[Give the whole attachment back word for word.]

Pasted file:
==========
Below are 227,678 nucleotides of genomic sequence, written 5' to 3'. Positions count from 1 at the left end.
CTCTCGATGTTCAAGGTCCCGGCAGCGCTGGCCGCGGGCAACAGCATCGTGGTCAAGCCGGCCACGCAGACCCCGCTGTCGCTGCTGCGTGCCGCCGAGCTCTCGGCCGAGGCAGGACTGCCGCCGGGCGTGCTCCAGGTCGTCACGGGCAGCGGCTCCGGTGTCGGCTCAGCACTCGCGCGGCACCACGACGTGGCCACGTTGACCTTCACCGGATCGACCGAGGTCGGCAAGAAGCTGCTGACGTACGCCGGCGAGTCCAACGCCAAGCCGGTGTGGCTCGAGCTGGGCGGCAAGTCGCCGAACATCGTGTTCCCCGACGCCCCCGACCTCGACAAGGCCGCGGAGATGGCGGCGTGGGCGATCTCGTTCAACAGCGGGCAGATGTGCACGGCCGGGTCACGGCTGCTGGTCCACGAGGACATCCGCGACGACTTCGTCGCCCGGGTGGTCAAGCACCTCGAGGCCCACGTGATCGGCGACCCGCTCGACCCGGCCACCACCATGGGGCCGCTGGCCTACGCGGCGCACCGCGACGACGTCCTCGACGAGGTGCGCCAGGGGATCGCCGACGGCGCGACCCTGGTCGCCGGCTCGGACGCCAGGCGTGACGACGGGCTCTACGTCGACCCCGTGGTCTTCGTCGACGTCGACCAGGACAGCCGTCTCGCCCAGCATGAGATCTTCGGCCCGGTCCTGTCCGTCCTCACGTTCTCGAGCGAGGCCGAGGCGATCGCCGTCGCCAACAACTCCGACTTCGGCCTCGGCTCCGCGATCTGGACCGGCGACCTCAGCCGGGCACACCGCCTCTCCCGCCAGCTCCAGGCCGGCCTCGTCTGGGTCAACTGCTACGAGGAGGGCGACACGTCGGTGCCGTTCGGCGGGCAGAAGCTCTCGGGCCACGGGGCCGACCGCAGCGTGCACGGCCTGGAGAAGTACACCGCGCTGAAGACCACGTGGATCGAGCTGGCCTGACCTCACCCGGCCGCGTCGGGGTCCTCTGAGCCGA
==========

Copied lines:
Below are 227,678 nucleotides of genomic sequence, written 5' to 3'. Positions count from 1 at the left end.
CTCTCGATGTTCAAGGTCCCGGCAGCGCTGGCCGCGGGCAACAGCATCGTGGTCAAGCCGGCCACGCAGACCCCGCTGTCGCTGCTGCGTGCCGCCGAGCTCTCGGCCGAGGCAGGACTGCCGCCGGGCGTGCTCCAGGTCGTCACGGGCAGCGGCTCCGGTGTCGGCTCAGCACTCGCGCGGCACCACGACGTGGCCACGTTGACCTTCACCGGATCGACCGAGGTCGGCAAGAAGCTGCTGACGTACGCCGGCGAGTCCAACGCCAAGCCGGTGTGGCTCGAGCTGGGCGGCAAGTCGCCGAACATCGTGTTCCCCGACGCCCCCGACCTCGACAAGGCCGCGGAGATGGCGGCGTGGGCGATCTCGTTCAACAGCGGGCAGATGTGCACGGCCGGGTCACGGCTGCTGGTCCACGAGGACATCCGCGACGACTTCGTCGCCCGGGTGGTCAAGCACCTCGAGGCCCACGTGATCGGCGACCCGCTCGACCCGGCCACCACCATGGGGCCGCTGGCCTACGCGGCGCACCGCGACGACGTCCTCGACGAGGTGCGCCAGGGGATCGCCGACGGCGCGACCCTGGTCGCCGGCTCGGACGCCAGGCGTGACGACGGGCTCTACGTCGACCCCGTGGTCTTCGTCGACGTCGACCAGGACAGCCGTCTCGCCCAGCATGAGATCTTCGGCCCGGTCCTGTCCGTCCTCACGTTCTCGAGCGAGGCCGAGGCGATCGCCGTCGCCAACAACTCCGACTTCGGCCTCGGCTCCGCGATCTGGACCGGCGACCTCAGCCGGGCACACCGCCTCTCCCGCCAGCTCCAGGCCGGCCTCGTCTGGGTCAACTGCTACGAGGAGGGCGACACGTCGGTGCCGTTCGGCGGGCAGAAGCTCTCGGGCCACGGGGCCGACCGCAGCGTGCACGGCCTGGAGAAGTACACCGCGCTGAAGACCACGTGGATCGAGCTGGCCTGACCTCACCCGGCCGCGTCGGGGTCCTCTGAGCCGA